Valeriy Tarasov, at 18 years of age graduated from Norman North High School last year, as well as earning an Associate’s degree in Diversified Studies from Oklahoma City Community College.

Valeriy Tarasov has accomplished a lot at 18 years of age including graduating from Norman North High School last year, as well as earning an Associate’s degree in Diversified Studies from Oklahoma City Community College.
Now he is pursuing his next educational goal as a student in Oklahoma City University’s 12-month accelerated Bachelor of Science in Nursing (BSN) program.
OCU’s accelerated BSN program is the state of Oklahoma’s first and only 12-month accelerated BSN. The program provides an opportunity for individuals with a non-nursing associate or bachelor’s degree to earn a BSN degree in less time than a traditional baccalaureate program. This is an in-person program that consists of 56 credit hours spread over three full-time semesters during the 12-month program.
“My initial choice was to go to medical school, but I started working in a hospital and the overall interactions I witnessed with physicians and patients weren’t something that I really wanted anymore,” he said. “I wanted a more hands-on approach, something more holistic and something that would actually give me a connection to the patient rather than just a five-minute round, and then that’d be it for the day.”
Tarasov decided nursing was the route he wanted to take.
“I decided to pursue nursing school and I met with Dean (Gina) Crawford and that’s when she introduced me to that 12-month BSN,” he said.
Tarasov said he was initially nervous attending nursing school knowing he was likely one of the youngest students in that program.
“I actually was very nervous about going to OCU, especially going to a 12-month BSN program at 18 years old, while everyone else already has bachelor’s degrees, and a majority of them have families,” he said. “I really didn’t think I was going to fit in. But OCU has turned out to be one of the most welcoming places I’ve ever been at.”
Some key features of Oklahoma City University’s 12-month accelerated BSN are:
• Program consists of 56 credit hours over 12 months
• Direct transfer of previous associate or baccalaureate degree credits
• Clinical experiences at major hospital and community sites in the Oklahoma City metro area
The program will prepare you to sit for the National Council Licensure Exam (NCLEX-RN), which all prospective nurses must pass in order to be licensed in their state.
Due to the intensity of the accelerated BSN, it is strongly recommended that students do not seek employment for the duration of enrollment in the program.
“To me, it’s really not as bad as anyone made it seem just yet. I don’t want to jinx that. But in all reality, I mean, I go to school every day during the week, and then I go work on Saturday and Sunday at Norman Regional Hospital,” he said. “I stay on top of all my work. I’ve never submitted anything late. My grades are spectacular for being in an accelerated nursing program.”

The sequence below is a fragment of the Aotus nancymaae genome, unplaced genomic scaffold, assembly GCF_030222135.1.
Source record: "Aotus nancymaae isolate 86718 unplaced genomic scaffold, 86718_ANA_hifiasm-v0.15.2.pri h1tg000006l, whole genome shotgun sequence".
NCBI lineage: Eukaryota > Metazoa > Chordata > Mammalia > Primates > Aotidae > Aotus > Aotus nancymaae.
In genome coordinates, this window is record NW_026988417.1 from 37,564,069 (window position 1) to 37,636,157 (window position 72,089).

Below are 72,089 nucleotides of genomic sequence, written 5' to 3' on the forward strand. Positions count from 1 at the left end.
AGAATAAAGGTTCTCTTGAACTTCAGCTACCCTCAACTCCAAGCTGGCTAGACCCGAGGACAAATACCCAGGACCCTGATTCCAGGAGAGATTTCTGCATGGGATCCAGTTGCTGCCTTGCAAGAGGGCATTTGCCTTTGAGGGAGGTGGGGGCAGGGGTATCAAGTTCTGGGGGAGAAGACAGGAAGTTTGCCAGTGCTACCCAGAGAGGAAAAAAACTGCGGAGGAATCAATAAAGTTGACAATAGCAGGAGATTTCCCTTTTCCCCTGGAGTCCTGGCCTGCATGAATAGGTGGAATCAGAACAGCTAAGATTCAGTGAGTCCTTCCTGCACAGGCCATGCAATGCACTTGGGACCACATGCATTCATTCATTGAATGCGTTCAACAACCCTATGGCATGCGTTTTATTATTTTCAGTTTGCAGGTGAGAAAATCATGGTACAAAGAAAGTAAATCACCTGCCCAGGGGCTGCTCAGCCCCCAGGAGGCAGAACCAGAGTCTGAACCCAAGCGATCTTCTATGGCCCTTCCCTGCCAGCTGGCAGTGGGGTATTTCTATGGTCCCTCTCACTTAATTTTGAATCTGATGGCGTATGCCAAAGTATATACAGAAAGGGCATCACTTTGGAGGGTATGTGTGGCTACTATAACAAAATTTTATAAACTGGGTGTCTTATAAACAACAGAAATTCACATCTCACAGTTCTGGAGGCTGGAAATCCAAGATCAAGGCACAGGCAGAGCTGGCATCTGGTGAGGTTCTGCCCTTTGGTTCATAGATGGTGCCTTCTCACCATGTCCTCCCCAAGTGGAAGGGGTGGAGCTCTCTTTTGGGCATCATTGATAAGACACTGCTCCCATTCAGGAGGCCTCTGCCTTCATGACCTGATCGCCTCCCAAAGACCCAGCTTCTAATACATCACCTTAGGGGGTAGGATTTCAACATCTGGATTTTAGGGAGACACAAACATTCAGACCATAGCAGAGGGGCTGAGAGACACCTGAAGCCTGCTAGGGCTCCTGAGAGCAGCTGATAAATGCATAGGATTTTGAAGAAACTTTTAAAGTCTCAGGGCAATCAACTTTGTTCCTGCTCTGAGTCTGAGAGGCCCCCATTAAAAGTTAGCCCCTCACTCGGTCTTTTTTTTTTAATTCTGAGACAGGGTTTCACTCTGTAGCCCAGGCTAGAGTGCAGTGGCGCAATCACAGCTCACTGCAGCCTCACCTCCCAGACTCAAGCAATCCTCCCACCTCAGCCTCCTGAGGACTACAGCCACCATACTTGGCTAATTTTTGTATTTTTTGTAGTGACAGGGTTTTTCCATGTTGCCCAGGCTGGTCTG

Tarasov is the second member of his family to attend OCU’s Kramer School of Nursing. His mother Alisa Tarasova, who works as a Nurse Practitioner.
“I know they’re (parents) very proud of me,” he said. “I think they’re very proud that I’m pursuing something that I want to pursue and that I’m getting a head start on it. But I was also pushed very much by them through my education in high school and for my Associates, so they knew my capabilities, and I want to say it was sort of expected of me because they knew what I was capable of.”
Tarasov said some people are surprised by what he has accomplished including being fluent in Russian and Spanish.
“I guess a lot of them are just in shock that I was able to do this by 18 and they question how I did it, and I tell them that I did college full-time with high school. So, I get some iffy reactions from people,” he said.
Tarasov said he looks forward to working as a male nurse.
“Everyone that I talked to really just says it’s a female dominated field,” he said. “And I tell them that it’s time to really break that stigma because nurses are essential to medicine. It doesn’t matter the gender. What matters is the ability of the nurse to practice what they do. Because at the end of the day, it’s not the gender that matters for the nurse, but it’s what they’re capable of, their decision-making, their thinking, their knowledge.”
Tarasov said after graduating in December, he hopes to work in an operating room, ICU or ER before pursuing an Advanced Practice degree.
“I’ve recently signed up to shadow some operating room nurses with INTEGRIS. I’m hoping to start applying to some jobs in the summer,” he said.

For more information
about OCU’s Kramer
School of Nursing visit